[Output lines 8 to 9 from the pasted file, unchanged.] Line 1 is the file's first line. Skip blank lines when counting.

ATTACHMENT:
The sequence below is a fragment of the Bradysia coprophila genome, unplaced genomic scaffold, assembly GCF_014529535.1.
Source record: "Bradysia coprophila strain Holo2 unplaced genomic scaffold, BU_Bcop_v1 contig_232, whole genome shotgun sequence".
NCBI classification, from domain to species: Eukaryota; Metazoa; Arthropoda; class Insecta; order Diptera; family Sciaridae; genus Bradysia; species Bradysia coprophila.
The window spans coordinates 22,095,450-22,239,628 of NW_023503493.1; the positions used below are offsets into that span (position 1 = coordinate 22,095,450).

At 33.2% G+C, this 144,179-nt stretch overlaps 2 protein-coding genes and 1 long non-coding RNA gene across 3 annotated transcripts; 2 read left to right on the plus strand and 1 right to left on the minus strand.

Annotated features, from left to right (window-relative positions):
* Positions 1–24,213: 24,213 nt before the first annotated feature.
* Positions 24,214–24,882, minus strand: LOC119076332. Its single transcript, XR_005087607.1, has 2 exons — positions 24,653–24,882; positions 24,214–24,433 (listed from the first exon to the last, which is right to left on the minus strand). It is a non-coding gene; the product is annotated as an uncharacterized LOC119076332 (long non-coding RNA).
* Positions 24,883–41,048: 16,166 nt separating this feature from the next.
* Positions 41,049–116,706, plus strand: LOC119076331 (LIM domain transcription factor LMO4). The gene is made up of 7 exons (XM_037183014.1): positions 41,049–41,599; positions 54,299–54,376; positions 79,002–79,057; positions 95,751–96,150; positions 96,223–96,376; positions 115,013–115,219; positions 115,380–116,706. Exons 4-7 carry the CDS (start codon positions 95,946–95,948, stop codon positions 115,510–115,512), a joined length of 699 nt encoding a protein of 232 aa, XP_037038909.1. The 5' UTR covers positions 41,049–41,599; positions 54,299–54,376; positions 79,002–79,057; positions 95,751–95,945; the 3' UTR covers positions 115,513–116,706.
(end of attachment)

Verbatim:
* Positions 24,214–24,882, minus strand: LOC119076332. Its single transcript, XR_005087607.1, has 2 exons — positions 24,653–24,882; positions 24,214–24,433 (listed from the first exon to the last, which is right to left on the minus strand). It is a non-coding gene; the product is annotated as an uncharacterized LOC119076332 (long non-coding RNA).
* Positions 24,883–41,048: 16,166 nt separating this feature from the next.